It’s hard to imagine what World War II bomber pilots experienced during their service. A pilot’s work was a risky business. They battled not only for their own countries but also for those taken over by the Germans. Many planes went down, their pilots with them, during the early and mid-1940s. However, many pilots did manage to complete their mission and come home to tell stories about their exploits.
Now, it is possible not just to imagine but to experience flying through the skies as those men did. Thanks to the energy (and no doubt dollars) expended by the staff and volunteers at the Experimental Aircraft Association, EAA, one bomber designed for war has found a new purpose: it tours all over North America, giving people a sense of what those pilots must have felt in the cockpit of a B-17.
The plane is a B-17 Aluminum Overcast Flying Fortress, kept at the organization’s airbase in Wisconsin. Although this aircraft did not see any action during the war, it is one of just ten B-17s in existence that is still safe for flying. After the war, most of these aircraft were simply scrapped, their parts and metal used for other purposes.
Being in this plane allows visitors to feel up close and personal to those pilots from years ago. They can imagine how it felt as the pilots got ready to drop bombs over enemy territory or engage in air battles with the enemies themselves. Tours over North America have given this particular plane a new, positive lease of life.
Although only ten B-17s are “sky-worthy,” 48 airframes are in existence, most in military museums. This particular plane was delivered to the U.S. Army’s Air Corps in mid-May, 1945. Peace was declared less than a month later, so it had no opportunity to get in on the action. Since these aircraft were designed to fight in Europe, this one just turned around and came home.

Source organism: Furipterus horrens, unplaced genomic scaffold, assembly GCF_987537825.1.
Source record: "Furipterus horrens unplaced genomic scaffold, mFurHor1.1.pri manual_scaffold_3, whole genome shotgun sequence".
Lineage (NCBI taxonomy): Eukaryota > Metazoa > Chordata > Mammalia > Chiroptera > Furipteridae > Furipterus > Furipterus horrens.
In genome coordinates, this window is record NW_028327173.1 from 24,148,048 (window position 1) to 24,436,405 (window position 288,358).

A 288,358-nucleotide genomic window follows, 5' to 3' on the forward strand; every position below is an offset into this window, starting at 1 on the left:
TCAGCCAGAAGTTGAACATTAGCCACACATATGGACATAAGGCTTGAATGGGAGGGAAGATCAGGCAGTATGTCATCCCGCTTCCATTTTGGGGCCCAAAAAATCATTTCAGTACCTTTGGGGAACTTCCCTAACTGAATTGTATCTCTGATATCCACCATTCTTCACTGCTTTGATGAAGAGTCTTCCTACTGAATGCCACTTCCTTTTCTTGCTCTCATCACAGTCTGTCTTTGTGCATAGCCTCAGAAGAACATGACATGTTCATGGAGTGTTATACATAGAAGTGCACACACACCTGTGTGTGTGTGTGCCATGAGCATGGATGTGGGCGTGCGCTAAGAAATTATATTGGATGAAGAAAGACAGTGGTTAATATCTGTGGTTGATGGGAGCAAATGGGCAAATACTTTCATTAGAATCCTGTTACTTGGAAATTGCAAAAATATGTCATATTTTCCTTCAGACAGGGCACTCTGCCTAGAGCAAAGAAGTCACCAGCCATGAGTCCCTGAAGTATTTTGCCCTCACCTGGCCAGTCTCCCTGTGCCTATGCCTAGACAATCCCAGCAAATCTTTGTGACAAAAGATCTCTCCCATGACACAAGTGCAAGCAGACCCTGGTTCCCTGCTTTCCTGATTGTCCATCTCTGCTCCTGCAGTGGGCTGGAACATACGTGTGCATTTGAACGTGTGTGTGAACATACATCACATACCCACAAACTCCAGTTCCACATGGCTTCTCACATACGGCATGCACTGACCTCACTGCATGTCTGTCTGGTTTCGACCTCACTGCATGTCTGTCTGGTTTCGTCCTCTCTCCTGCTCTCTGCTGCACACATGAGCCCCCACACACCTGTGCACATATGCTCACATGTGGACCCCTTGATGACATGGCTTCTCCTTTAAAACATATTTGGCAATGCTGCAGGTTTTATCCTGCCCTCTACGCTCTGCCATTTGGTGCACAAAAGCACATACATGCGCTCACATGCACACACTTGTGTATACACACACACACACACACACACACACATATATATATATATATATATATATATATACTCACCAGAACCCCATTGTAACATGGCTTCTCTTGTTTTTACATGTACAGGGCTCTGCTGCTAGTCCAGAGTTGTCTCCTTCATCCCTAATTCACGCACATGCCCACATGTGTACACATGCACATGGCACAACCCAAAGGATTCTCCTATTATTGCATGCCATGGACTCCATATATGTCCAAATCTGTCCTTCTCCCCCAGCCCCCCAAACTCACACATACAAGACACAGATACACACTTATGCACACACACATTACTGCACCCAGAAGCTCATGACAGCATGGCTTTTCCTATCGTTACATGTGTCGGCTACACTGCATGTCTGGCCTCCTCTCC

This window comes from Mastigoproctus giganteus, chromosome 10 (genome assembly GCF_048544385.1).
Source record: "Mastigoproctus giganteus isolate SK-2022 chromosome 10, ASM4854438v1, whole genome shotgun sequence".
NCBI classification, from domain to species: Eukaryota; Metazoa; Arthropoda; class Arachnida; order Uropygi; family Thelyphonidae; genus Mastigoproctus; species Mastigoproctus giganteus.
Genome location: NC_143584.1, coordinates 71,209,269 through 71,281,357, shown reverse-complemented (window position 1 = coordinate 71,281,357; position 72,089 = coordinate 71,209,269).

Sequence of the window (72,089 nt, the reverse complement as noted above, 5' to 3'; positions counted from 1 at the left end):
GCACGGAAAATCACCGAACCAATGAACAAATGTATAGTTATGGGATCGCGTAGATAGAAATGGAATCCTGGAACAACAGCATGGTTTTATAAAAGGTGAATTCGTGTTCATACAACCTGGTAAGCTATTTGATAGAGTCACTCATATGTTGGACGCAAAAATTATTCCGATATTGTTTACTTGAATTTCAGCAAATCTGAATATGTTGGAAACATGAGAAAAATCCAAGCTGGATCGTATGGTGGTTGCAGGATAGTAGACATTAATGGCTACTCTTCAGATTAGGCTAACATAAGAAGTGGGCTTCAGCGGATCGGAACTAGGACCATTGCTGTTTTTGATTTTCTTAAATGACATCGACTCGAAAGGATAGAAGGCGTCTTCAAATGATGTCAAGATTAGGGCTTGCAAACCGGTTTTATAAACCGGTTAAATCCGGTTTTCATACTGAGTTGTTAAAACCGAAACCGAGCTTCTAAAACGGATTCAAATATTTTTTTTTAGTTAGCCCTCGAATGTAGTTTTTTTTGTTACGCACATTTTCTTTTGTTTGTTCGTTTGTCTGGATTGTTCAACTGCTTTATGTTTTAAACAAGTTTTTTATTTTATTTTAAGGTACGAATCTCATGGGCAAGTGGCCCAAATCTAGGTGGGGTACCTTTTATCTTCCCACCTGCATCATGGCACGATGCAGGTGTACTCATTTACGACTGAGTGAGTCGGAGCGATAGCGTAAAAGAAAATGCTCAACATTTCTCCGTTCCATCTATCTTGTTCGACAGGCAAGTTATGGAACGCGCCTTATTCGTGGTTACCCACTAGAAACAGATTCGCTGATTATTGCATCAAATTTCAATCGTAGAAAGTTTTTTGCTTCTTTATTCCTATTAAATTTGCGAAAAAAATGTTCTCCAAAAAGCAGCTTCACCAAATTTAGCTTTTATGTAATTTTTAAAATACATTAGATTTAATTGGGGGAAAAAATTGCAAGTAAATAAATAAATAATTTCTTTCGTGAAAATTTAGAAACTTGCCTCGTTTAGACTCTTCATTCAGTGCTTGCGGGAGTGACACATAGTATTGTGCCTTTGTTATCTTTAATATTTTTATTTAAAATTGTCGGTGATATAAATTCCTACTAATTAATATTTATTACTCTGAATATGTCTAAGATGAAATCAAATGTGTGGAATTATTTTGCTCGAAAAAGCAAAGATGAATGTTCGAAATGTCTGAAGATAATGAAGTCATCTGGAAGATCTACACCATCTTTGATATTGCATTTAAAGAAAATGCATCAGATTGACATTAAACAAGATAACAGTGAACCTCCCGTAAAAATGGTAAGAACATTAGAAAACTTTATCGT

The plane was placed in storage in 1946 in New York, where all its military hardware was removed, leaving only the “bare bones.” Various owners used it until Dr. Bill Harrison, founder of “B-17s Around The World,” bought it in 1978. Harrison restored the plane – without its bomber capabilities, of course – and used it until he made a gift of it to the EAA. Over a period of 10 years, staff and volunteers have worked further on the plane, bringing it back to its full, past glory.
This Aluminum Overcast Flying Fortress has become something of a celebrity in the world of aviation. It has already logged more than 1,000,000 flight miles touring people across two countries and shows no sign of slowing down.
The B-17 bomber group was an integral part of the Allies’ sustained and ultimately victorious campaign against Hitler and the Nazis.
This plane is now used to entertain and teach civilians about the war it missed out on. However, it is named for another B-17, one that went down over Le Manoir, France, on August 14, 1944. The touring plane is formally known as B-17G-105-VE, serial number 44-85740, which is the same serial number that belonged to its fallen B-17 “comrade.”
The EAA is based in Oshkosh, Wisconsin, and can be reached at HERE for inquiries about booking flights on this Flying Fortress. We can never know precisely what those men endured, but we can perhaps get a sense of the freedom they felt in the cockpit. And as we fly through the skies, we can offer them a silent “thank you” for all they endured in the name of freedom.